Superuser mostly helped IT, until a BSOD saw him invent a farcical fix
It was only a matter of time until enthusiasm alone wasn't enough
On Call As Christmas approaches, The Register wants to thank readers for the gift of On Call – the weekly column you make possible by sharing stories of your most torrid tech support encounters. On Call appears every Friday morning, UK time, and based on the volume of traffic and comments it generates appears to be a reader favorite.
Which is why we'll keep it going through the holiday season … including with this tale submitted by a reader we'll Regomize as "Tim" who told us of his adventures a few years ago working for a private academic institution in western Japan.
"Originally, I was hired for my teaching skills and good looks," Tim told On Call. But as the institution is on the smaller side – and he had previous tech support experience – he also became the network administrator, the help desk, and frontline support "when anything with a plug plays up."
A year into the gig, Tim was joined by a new and rather young teacher he identified as "Yoshi."
"He was one of those know-it-all types that are unfortunately all too common in schools," Tim told On Call. "This extended to computers as he considered himself a tech genius because he could hack a simple Excel macro together."
Yoshi liked to show off his tech skills, and often came up with fixes that lightened Tim's workload.
"I felt he couldn't cause too much trouble so left him to glow in his own limelight," Tim recalled.
Then came the day Tim was called to help a user whose PC displayed the dreaded Blue Screen of Death.
Next to said PC was Yoshi, looking a little sheepish. Or maybe even guilty.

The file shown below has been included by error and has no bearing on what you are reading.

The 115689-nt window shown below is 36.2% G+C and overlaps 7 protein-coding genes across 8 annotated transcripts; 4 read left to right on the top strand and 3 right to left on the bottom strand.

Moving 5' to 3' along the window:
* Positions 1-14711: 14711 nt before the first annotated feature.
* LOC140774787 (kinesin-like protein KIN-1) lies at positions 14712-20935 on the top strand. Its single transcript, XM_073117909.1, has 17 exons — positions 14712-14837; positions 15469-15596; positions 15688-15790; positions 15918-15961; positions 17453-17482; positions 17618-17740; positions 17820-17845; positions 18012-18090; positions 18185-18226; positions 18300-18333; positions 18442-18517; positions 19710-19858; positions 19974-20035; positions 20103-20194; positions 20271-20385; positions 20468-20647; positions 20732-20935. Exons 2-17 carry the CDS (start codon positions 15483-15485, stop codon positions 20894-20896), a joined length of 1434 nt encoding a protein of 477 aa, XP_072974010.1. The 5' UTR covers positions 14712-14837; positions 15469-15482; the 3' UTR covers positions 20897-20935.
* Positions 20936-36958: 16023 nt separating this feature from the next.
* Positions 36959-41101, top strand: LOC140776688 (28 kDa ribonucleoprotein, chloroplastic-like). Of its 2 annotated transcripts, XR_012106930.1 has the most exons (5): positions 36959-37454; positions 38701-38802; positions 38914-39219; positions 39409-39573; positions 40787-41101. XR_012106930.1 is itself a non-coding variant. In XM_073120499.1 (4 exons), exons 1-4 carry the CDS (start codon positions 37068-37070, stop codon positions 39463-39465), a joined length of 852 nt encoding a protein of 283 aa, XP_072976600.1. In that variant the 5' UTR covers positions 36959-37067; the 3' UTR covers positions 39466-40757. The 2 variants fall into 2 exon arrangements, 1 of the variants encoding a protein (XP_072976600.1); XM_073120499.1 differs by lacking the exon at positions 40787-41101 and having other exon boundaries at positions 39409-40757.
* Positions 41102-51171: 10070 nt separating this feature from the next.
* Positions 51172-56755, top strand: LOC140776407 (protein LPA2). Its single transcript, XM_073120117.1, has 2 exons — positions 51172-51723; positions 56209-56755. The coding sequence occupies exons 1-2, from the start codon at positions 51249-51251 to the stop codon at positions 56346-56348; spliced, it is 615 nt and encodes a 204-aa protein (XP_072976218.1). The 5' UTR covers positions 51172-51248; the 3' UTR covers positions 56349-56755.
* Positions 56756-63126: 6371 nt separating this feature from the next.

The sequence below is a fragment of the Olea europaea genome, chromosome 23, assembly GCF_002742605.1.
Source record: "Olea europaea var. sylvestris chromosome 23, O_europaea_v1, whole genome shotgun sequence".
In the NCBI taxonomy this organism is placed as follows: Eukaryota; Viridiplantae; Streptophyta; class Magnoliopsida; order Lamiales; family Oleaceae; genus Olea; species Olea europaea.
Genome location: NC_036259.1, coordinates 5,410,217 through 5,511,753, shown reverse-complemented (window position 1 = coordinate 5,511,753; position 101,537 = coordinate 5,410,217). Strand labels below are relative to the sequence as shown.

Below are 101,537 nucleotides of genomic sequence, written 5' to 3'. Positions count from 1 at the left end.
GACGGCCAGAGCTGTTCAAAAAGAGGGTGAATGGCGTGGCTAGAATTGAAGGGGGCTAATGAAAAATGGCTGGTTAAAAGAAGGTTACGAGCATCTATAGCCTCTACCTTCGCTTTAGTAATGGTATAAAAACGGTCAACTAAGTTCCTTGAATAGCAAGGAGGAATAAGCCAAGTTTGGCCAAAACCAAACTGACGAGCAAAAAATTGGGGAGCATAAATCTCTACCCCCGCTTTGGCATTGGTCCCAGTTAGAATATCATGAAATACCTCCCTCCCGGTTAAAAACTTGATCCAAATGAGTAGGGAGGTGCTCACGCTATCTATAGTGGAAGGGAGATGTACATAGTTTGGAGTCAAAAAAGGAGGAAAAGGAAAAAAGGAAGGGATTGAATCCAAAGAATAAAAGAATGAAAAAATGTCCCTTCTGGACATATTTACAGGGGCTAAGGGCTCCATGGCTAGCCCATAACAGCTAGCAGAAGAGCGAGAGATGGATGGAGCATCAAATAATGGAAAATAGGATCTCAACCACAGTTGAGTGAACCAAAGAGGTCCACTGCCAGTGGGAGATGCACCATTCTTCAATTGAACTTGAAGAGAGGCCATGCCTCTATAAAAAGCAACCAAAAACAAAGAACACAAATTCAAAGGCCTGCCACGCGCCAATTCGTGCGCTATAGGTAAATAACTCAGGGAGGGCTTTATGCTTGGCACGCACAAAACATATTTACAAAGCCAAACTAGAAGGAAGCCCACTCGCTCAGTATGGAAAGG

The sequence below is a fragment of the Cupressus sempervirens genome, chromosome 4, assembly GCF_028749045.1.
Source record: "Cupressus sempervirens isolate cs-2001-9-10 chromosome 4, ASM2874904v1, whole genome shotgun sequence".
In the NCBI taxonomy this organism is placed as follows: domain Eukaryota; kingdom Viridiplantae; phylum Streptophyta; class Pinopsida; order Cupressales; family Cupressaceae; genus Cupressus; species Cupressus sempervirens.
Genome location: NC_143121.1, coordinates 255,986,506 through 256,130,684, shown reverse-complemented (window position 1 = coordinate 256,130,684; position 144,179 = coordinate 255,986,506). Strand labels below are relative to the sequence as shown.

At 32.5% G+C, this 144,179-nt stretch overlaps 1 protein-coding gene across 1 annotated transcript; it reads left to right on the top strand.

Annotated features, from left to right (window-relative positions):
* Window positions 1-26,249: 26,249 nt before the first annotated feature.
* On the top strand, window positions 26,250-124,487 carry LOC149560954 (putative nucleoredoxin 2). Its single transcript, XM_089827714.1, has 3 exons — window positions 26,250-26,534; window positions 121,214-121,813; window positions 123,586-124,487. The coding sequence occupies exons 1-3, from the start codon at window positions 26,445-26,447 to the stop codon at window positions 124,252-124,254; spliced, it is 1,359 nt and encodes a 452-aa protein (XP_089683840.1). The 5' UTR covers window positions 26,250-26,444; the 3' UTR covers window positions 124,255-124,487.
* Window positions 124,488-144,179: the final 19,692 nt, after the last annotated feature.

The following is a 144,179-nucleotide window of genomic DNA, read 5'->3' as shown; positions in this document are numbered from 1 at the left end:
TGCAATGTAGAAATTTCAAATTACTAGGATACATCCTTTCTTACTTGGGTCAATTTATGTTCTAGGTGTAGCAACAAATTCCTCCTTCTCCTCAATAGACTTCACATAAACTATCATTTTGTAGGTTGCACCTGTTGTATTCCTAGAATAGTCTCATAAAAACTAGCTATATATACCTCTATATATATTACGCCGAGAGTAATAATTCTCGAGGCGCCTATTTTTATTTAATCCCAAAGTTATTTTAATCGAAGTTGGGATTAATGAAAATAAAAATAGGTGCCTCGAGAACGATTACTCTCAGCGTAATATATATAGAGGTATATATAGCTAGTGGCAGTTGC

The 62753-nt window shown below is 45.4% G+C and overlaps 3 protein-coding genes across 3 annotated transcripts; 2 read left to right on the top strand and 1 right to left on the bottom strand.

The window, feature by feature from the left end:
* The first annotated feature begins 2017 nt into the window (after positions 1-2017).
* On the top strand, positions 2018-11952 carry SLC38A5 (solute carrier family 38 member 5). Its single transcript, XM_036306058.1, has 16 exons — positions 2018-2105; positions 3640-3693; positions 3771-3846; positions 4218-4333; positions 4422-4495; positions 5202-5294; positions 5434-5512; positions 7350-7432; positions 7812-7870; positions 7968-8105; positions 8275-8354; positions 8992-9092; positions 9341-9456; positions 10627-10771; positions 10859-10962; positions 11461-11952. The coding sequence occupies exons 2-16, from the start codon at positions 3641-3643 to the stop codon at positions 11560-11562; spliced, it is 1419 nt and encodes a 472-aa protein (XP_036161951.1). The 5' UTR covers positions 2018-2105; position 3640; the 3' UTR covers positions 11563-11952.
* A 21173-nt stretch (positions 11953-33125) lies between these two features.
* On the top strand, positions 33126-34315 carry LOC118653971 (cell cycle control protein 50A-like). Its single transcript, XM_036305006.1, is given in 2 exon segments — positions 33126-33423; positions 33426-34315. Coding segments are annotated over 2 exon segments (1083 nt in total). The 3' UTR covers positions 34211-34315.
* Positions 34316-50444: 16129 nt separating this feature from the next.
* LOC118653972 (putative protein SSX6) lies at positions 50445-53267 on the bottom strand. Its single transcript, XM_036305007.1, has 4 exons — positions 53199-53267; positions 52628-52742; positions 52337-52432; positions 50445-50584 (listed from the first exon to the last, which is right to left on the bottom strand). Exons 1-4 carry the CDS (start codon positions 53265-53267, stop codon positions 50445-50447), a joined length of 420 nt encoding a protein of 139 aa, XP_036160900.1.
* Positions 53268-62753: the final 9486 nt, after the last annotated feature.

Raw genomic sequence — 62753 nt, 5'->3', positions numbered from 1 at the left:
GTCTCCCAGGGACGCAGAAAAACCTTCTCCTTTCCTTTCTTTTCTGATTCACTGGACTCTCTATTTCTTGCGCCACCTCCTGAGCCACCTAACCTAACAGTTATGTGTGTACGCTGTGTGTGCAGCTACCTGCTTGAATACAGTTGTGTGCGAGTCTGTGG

- You don't get what you don't pay for, but nobody is paid enough to be abused
- Bank's datacenter died after travelling back in time to 1970
- Bank boss hated IT, loved the beach, was clueless about ports and politeness
- User read the manual, followed instructions, still couldn't make 'Excel' work
The user had mistakenly erased about six months of work, asked Yoshi for help, and received advice that "all his deleted files would magically reappear if he reversed the time/date on the PC back to before he erased them and rebooted."
Tim had never heard of this method of instant and infallible disaster recovery.
He therefore "spurted a load of totally incomprehensible (to my Japanese co-workers) English expletives" – many of which concerned Yoshi.
Who offered precisely zero information about how the PC had entered its state of disrepair, although Tim felt sure it hadn't happened spontaneously.
"After a few minutes I had the PC back up running again, but was only able recover about half of the erased files," Tim lamented. "As for Yoshi, he carried on as if nothing had happened, but left us a year later."
Tim's not sure where Yoshi went next, but fancies he may have gone to work on a time machine.
Have you let power users handle some support chores and then regretted it? If so, click here to send On Call and email and we may use your story on a future Friday. ®